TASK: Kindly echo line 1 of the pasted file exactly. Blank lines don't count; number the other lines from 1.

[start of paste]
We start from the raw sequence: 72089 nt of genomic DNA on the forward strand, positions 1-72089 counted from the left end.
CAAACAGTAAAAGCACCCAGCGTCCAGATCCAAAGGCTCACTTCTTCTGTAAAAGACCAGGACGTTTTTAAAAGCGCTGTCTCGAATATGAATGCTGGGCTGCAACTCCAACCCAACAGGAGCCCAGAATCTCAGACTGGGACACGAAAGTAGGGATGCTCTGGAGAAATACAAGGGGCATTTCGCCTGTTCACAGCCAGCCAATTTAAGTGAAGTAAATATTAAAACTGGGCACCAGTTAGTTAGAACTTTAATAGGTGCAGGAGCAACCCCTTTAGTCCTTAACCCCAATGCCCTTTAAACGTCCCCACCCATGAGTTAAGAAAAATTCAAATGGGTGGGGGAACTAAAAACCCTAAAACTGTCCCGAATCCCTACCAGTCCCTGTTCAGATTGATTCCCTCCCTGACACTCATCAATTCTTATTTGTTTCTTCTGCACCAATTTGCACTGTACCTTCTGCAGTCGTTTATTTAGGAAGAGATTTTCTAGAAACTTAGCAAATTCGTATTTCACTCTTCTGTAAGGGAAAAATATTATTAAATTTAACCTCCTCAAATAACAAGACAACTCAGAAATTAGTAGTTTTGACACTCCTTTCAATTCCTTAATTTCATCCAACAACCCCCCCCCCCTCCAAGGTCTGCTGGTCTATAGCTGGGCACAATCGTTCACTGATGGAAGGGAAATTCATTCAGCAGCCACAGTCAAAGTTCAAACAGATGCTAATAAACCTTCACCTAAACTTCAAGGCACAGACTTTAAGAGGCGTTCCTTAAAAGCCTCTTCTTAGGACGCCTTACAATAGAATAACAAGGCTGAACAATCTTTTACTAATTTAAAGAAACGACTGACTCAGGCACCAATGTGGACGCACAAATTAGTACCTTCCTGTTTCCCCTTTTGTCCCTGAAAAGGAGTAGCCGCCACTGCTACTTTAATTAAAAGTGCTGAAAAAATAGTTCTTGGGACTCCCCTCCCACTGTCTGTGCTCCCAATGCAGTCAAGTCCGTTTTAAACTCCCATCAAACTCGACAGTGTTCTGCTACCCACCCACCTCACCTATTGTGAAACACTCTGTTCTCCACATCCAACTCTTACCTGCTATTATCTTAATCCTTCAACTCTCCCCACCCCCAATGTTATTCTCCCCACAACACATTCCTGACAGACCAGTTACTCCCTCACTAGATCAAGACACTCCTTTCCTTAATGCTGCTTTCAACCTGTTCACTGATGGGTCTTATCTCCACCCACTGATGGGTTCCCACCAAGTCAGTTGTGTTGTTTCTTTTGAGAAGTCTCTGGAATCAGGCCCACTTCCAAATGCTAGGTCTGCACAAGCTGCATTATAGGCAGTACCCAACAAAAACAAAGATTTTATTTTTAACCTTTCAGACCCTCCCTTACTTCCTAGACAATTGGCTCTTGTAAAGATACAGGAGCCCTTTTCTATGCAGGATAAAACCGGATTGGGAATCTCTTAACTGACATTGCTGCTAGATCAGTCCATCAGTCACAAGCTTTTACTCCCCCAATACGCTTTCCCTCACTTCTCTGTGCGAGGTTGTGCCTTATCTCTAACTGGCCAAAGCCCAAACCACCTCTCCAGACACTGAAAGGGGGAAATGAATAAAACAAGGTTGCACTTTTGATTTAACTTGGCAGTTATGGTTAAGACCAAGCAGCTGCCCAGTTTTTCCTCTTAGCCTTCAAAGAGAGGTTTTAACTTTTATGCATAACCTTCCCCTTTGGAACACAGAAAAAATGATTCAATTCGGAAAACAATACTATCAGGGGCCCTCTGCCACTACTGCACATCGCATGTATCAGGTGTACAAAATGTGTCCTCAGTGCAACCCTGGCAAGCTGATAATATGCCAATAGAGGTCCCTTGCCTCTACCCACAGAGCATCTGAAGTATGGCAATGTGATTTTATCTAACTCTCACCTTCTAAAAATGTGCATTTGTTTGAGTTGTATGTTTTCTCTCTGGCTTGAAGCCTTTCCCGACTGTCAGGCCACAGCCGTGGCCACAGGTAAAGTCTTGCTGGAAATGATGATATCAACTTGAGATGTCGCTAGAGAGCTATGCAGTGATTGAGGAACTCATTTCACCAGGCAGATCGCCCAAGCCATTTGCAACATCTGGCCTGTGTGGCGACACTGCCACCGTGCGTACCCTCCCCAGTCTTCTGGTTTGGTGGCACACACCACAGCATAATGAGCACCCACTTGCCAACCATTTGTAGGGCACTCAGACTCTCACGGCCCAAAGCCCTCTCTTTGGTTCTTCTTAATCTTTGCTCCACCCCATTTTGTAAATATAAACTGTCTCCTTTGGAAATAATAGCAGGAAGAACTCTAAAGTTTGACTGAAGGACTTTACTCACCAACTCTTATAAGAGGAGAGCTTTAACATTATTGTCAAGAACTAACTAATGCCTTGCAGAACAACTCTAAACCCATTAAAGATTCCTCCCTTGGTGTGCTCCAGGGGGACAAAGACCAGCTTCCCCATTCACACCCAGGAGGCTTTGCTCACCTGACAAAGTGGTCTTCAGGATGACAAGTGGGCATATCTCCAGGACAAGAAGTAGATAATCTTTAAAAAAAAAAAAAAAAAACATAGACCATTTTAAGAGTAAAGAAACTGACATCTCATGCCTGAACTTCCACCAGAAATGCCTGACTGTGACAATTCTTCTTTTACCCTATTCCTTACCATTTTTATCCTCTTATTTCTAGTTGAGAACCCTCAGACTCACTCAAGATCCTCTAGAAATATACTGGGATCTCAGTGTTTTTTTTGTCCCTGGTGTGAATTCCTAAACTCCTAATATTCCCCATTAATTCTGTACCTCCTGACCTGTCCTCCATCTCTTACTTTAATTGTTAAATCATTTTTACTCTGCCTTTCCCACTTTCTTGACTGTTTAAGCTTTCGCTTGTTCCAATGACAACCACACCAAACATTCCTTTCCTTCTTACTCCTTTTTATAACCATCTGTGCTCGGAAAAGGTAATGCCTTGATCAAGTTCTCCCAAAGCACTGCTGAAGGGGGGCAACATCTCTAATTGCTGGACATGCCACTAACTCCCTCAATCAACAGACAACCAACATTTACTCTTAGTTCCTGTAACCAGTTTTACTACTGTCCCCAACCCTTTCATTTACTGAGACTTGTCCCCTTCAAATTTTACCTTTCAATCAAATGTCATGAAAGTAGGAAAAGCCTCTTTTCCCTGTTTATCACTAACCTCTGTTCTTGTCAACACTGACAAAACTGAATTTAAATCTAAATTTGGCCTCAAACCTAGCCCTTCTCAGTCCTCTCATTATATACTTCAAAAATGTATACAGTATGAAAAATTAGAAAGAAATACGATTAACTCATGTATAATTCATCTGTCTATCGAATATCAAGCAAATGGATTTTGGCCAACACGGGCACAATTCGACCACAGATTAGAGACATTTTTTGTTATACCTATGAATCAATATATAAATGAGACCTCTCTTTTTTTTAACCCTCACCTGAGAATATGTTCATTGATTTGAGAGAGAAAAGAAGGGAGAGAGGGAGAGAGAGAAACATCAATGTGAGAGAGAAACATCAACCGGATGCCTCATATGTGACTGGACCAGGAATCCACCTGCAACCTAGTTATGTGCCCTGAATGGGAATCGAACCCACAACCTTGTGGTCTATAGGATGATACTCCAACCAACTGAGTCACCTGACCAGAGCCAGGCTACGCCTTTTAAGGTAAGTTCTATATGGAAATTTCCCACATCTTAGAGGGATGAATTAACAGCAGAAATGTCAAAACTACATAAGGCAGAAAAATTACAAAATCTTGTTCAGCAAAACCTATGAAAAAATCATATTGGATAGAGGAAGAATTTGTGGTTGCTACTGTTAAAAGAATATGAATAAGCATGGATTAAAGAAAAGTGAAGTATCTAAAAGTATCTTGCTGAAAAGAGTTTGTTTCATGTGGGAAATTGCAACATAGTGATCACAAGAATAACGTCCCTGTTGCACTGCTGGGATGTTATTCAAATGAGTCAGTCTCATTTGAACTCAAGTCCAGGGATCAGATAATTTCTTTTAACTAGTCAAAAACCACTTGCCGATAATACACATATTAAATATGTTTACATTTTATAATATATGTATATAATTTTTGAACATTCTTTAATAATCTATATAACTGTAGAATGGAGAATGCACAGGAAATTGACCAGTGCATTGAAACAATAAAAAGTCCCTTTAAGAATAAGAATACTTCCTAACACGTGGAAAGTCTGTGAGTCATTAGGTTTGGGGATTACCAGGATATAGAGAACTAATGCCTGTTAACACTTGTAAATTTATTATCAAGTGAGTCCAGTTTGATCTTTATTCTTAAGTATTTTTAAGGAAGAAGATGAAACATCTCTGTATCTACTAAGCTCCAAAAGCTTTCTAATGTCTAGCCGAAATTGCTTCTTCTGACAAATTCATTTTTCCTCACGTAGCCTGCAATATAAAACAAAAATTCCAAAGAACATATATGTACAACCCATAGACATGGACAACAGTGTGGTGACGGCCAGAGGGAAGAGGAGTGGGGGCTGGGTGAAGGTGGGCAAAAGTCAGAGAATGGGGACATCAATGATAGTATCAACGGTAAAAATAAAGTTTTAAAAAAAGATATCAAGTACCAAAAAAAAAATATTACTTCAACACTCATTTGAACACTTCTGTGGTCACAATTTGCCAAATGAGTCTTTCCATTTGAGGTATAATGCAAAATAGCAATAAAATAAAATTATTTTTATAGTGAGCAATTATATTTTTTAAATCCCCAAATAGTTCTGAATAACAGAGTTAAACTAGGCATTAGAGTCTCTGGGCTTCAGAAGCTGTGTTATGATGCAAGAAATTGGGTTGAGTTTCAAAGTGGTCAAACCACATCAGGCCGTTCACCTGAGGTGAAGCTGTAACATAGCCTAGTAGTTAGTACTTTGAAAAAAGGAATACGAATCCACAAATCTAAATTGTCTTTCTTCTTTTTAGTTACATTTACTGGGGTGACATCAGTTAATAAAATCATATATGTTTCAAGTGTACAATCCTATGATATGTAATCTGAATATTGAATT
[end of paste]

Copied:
We start from the raw sequence: 72089 nt of genomic DNA on the forward strand, positions 1-72089 counted from the left end.